Some high-profile pop mentors have actively aligned with the new brood. Beyoncé has been championing R&B sister duo Chloe x Halle since she signed them to her label as teenagers in 2015, and so it felt like a kind of cosmic torch-passing when 23-year-old Bailey’s sultry breakout solo single, “Have Mercy,” dropped the very same week that Queen Bey turned 40. On the ubiquitous duet “Stay,” Justin Bieber, 27, enacted a kind of pop-musical version of the Will Smith clone thriller “Gemini Man” when he traded verses with his own younger doppelgänger, mop-topped crooner the Kid Laroi, 18, who flaunts his precocity right there in his stage name.
For all their stylistic variances, what these younger artists have in common is that they’ve all grown up on the internet, which means that their history of admiring or even “stanning” the artists who are now their contemporaries is well documented, always just a Google (or at least a Wayback Machine) search away. Lil Nas X was a member of Nicki Minaj’s formidable stan army and the prolific poster behind the Twitter account @NasMaraj. Olivia Rodrigo, 18, identifies as a “huge Swiftie” and considers her so-called mom Taylor Swift’s music so formative to her own that she interpolated the piano riff from Swift’s 2017 track “New Year’s Day” on “1 Step Forward, 3 Steps Back,” from her debut album, “Sour.”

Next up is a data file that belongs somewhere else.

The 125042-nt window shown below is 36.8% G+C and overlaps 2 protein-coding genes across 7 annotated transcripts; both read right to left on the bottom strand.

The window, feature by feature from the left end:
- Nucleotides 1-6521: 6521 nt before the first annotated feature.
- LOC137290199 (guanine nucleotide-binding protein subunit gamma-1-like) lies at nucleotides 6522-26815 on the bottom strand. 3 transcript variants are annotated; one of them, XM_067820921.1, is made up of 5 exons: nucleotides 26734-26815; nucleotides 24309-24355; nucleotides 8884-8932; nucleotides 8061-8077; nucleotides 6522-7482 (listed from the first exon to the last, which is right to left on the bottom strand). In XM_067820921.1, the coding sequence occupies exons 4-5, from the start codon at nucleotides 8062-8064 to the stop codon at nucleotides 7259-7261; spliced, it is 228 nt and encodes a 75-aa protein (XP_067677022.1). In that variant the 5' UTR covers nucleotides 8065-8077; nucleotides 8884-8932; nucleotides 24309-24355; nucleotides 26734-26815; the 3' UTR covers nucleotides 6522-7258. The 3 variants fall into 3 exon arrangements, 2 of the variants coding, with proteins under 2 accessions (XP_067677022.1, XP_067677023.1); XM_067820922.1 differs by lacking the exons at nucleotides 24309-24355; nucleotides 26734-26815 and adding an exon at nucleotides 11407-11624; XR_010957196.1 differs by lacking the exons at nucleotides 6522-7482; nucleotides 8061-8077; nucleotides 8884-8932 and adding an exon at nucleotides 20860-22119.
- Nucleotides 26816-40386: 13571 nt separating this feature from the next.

But as Lil Nas X and Rodrigo have proved themselves to be not just one-hit wonders but formidable forces in the pop firmament, their relationships to their forebears have become a bit more complicated. Drake and Minaj declined Nas’ invitations to guest on “Montero.” As a child of the open-sourced creative ethos of the internet, Rodrigo’s open homages to her influences may have also backfired: Swift and members of rock band Paramore were added as songwriters to her hits “Déjà Vu” and “Good 4 U,” neither of which nod to their songs as directly as “1 Step Forward.”
Perhaps those results are not surprising: Both of these upstart artists are, after all, coming up against some of the industry’s most entrenched power players. But they also represent something thrillingly — and, perhaps to some, threateningly — new.
As a Disney star turned hitmaker, Rodrigo has followed a markedly different — and truncated — pathway to maturity when compared with the rocky road traversed by her 29-year-old forebears Miley Cyrus, Selena Gomez and Demi Lovato — all of whom were still signed to the Disney Music Group’s squeaky-clean label Hollywood Records when they were Rodrigo’s age. Even though she will still appear on a forthcoming third season of the show her fame has since outgrown, “High School Musical: The Musical: The Series,” Rodrigo’s decision to release “Sour” on Geffen gave her certain lyrical and stylistic freedoms that allowed her to be truer to herself.